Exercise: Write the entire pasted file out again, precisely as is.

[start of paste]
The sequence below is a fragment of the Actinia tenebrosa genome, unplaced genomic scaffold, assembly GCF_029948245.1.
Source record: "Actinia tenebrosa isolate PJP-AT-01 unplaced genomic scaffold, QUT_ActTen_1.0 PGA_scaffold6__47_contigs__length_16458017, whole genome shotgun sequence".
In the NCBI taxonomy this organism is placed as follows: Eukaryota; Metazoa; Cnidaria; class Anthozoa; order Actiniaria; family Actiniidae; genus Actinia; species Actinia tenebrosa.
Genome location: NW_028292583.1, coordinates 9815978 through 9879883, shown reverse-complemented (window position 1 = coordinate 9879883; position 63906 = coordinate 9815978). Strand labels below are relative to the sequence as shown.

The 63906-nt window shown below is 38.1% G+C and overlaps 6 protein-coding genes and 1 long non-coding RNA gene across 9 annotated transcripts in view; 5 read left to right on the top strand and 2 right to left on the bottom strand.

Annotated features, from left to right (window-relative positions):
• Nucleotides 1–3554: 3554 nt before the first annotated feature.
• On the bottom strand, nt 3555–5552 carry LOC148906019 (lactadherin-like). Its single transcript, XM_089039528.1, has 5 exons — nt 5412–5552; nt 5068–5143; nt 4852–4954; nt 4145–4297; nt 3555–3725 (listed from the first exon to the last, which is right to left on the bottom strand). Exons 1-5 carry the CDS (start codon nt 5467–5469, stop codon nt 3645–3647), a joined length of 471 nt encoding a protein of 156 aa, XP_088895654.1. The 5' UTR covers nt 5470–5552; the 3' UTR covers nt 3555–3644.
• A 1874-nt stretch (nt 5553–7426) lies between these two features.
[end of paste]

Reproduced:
The sequence below is a fragment of the Actinia tenebrosa genome, unplaced genomic scaffold, assembly GCF_029948245.1.
Source record: "Actinia tenebrosa isolate PJP-AT-01 unplaced genomic scaffold, QUT_ActTen_1.0 PGA_scaffold6__47_contigs__length_16458017, whole genome shotgun sequence".
In the NCBI taxonomy this organism is placed as follows: Eukaryota; Metazoa; Cnidaria; class Anthozoa; order Actiniaria; family Actiniidae; genus Actinia; species Actinia tenebrosa.
Genome location: NW_028292583.1, coordinates 9815978 through 9879883, shown reverse-complemented (window position 1 = coordinate 9879883; position 63906 = coordinate 9815978). Strand labels below are relative to the sequence as shown.

The 63906-nt window shown below is 38.1% G+C and overlaps 6 protein-coding genes and 1 long non-coding RNA gene across 9 annotated transcripts in view; 5 read left to right on the top strand and 2 right to left on the bottom strand.

Annotated features, from left to right (window-relative positions):
• Nucleotides 1–3554: 3554 nt before the first annotated feature.
• On the bottom strand, nt 3555–5552 carry LOC148906019 (lactadherin-like). Its single transcript, XM_089039528.1, has 5 exons — nt 5412–5552; nt 5068–5143; nt 4852–4954; nt 4145–4297; nt 3555–3725 (listed from the first exon to the last, which is right to left on the bottom strand). Exons 1-5 carry the CDS (start codon nt 5467–5469, stop codon nt 3645–3647), a joined length of 471 nt encoding a protein of 156 aa, XP_088895654.1. The 5' UTR covers nt 5470–5552; the 3' UTR covers nt 3555–3644.
• A 1874-nt stretch (nt 5553–7426) lies between these two features.